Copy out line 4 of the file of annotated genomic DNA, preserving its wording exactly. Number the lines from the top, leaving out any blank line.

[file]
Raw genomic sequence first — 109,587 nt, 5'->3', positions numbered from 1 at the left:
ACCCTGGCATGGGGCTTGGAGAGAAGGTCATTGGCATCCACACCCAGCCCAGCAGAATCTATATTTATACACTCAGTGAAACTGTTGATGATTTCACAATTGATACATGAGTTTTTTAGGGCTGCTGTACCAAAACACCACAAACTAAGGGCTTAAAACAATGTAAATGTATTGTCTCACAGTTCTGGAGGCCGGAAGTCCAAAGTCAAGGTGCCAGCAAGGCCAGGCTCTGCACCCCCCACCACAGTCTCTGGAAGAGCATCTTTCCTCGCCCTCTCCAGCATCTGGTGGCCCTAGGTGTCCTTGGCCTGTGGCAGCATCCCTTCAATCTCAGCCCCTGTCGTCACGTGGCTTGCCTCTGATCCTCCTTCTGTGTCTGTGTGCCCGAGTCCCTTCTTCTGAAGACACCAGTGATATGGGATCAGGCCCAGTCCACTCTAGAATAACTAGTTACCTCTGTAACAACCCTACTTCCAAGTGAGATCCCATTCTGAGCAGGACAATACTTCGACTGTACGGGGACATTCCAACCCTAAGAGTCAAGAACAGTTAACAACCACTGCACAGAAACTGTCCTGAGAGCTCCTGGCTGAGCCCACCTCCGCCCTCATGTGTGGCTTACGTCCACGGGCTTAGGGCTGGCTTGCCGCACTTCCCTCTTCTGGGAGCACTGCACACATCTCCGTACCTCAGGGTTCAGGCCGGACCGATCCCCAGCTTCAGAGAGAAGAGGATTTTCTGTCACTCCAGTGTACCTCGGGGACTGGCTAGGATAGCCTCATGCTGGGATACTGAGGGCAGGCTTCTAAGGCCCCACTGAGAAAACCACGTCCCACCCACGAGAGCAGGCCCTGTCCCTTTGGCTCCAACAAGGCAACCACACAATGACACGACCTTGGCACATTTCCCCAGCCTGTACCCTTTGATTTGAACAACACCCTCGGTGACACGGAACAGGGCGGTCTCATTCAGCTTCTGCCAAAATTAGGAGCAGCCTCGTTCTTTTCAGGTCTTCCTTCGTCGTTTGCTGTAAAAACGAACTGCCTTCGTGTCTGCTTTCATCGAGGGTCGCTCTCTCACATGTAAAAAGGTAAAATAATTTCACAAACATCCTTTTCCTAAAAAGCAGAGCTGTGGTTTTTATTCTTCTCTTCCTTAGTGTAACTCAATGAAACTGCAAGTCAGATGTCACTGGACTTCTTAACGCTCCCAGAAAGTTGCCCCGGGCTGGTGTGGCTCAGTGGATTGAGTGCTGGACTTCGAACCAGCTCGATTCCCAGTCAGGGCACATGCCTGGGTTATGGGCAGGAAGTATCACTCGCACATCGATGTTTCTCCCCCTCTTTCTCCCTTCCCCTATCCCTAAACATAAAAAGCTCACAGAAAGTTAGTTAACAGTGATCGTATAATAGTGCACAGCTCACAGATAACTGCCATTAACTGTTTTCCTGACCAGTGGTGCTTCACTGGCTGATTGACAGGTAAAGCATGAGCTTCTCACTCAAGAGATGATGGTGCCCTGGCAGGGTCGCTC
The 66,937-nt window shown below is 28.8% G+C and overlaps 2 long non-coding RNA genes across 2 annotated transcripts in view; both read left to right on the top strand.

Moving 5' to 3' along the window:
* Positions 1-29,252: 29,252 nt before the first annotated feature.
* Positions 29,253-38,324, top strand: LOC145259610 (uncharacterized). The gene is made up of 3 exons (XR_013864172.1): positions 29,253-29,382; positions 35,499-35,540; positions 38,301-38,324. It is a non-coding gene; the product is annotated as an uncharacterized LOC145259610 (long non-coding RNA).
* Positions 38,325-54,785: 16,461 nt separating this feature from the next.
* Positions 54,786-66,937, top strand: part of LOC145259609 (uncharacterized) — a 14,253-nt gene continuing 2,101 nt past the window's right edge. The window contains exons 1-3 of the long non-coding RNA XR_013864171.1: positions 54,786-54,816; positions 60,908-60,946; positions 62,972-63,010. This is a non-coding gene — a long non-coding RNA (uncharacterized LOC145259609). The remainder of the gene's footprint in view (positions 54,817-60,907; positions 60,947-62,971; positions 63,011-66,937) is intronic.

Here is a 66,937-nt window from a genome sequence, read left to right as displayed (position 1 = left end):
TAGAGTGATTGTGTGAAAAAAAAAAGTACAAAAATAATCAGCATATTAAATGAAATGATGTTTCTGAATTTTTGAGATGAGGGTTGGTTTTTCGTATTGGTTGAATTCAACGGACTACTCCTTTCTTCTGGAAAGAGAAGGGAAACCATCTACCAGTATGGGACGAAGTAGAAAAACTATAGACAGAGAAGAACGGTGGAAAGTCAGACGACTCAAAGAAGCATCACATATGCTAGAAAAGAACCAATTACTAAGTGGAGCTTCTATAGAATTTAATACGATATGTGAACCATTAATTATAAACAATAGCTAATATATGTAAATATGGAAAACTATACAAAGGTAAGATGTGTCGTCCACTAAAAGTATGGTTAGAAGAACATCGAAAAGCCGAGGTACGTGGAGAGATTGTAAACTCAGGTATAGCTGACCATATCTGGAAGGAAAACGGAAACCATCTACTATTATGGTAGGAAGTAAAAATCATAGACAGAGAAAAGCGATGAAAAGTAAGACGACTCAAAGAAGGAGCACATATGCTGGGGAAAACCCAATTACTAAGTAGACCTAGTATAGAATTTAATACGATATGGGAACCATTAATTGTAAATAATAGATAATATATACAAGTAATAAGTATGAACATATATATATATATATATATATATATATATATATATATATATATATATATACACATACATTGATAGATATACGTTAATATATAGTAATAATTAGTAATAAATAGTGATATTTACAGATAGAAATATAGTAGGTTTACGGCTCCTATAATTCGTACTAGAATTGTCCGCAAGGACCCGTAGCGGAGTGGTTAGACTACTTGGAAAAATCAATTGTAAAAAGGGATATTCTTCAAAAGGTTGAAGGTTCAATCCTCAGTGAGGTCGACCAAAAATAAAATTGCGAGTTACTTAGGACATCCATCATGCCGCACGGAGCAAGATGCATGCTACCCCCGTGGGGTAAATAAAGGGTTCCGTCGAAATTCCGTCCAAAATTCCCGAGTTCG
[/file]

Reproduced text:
Moving 5' to 3' along the window: